• Olivia Freeman

STIFF AND PAINFUL KNEE





HELLO! And welcome to my stiff and painful knee blog. Now how many of us have experienced a stiff but also painful knee? The reason for a stiff and painful knee can be a number of factors but most commonly the cause can fall under three categories; muscular soreness, underlying pathologies or position holding.


I’ve got a funny feeling that given the situation we’re all in at the moment we’re either; 1) doing a lot of activities that we haven’t done before because it’s all we can do OR 2) sitting a lot more because it’s all we can do!!!


Either way there are a lot of tips that you can do to elicit optimal knee joint health. But before we delve into how we can help ourselves; it is super important that we have an understanding of the structures we are dealing with!


Now don’t panic about all of these big and scientific words. I simply wanted to include this diagram to visually show how complex the knee joint is and how there is so much that goes on in and around the knee joint.


The most common areas of interest when dealing with a stiff knee are;

  • Quadriceps

  • Patella

  • Tibial plateau


Muscular soreness is super common following a heavy training session or eliciting load that is deemed out of the norm for ourselves day to day. Some of you may have taken up running, power walking or even skipping. It is activities such as these that can be a cause of muscle soreness. The term used mostly is ‘delayed onset muscle soreness’ (DOMS) and this can sometimes leave the knee feeling a little stiff and sore when moving through flexion (bent knee) to extension (straight knee) (Dutto and Braun 2004).


Sometimes we can cause a heightened sensitivity under and around the knee-cap (patella). This can lead to the front of the knee feeling quite tender and sore on certain movements and on touch. Desensitising this through movement and hands on treatment can be very beneficial (Dutton 2012).


Lastly when we hold ourselves in any one position for a period of time our bodies begin to conserve energy. A result of this is a feeling of stiffness and restriction in and around a joint where the surrounding structures have switched off in a way (Hakim, Keer and Grahame 2010). For example, prolonged sitting where the knee is in relatively deep flexion (bent knee) for long periods of time can result in the knee adapting to this held position and therefore, coming out of it can be troublesome.

How many of us are working from home? Is your working space a makeshift office in the hope you’ll eventually return to ‘normal’ work? Is being at home resulting in you barely leaving your seat with there being no reason to gossip in the canteen or make a coffee with your colleagues. Changes in our routines such as these can have a real effect on our joints. The lack of movement that has become apparent from people working from home has meant joints, especially knees, have become stiff and sore.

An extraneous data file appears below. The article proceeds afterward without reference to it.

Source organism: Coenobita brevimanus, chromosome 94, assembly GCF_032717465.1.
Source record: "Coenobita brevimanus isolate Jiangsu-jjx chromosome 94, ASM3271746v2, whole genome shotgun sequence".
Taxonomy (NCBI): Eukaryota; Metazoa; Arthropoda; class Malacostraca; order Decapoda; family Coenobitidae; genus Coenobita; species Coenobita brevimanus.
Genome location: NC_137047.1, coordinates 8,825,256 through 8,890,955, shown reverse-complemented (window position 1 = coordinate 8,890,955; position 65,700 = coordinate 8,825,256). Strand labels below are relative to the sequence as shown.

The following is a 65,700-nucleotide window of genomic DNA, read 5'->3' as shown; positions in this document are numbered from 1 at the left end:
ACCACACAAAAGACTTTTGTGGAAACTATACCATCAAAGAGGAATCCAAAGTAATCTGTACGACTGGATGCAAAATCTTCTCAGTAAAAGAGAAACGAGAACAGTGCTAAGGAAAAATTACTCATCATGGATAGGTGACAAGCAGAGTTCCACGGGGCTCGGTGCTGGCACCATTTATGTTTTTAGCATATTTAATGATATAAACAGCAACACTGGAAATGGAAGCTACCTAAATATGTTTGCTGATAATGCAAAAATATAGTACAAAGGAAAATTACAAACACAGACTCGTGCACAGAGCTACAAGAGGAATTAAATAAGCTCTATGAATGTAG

TRAINING

If you are experiencing joint stiffness and pain after a training session, then it is really important to look after the surrounding soft tissue. The lateral quadricep (vastus lateralis) can become very tight, irritating the glide of the kneecap (patella). Focusing on;

  • Foam rolling the quadriceps regularly as a maintenance session

  • Completing a stretching routine where possible to supplement your training.

Will both aid your recovery and decrease you symptoms.


WORK

If your job requires a lot of desk bound work and prolonged sitting this can irritate the knee also. It may not always be convenient but incorporating a

  1. Walk into your day will help circulate the joint fluid around the knee, helping with lubrications. Also, at this point here, getting out and breaking up your working day will do wonders for the mind! In addition to this completing some;

  2. Seated knee slides will help move the knee through that fixed flexed (bent) position which alters the joint angle slightly aiding relief in that joint.

Give these little tips a try next time that knee is being troublesome and see if you can give it a little helping hand with regards to its recovery.


For any further questions please do not hesitate to contact me!


Thanks for reading


Liv

BSc Hons Sports Therapy MSST

MSc Strength and Conditioning

07761887778

olivia@injuryrecoverycentre.co.uk


References

Dutto, D. J and Braun, W. A, (2004), ‘DOMS-Associated changes in ankle and knee joint dynamics during running’, Medicine & Science in Sports & Exercise, 36(4), 560-566.


Dutton, M. (2012), Dutton’s Orthopaedic Examination Evaluation and Intervention. McGraw Hill Professional, 3rd edition, USA: Pennsylvania.


Hakim, A. J, Keer, R. J and Grahame, R. (2010), Hypermobility, fibromyalgia and chronic pain, Elsevier Health Sciences.




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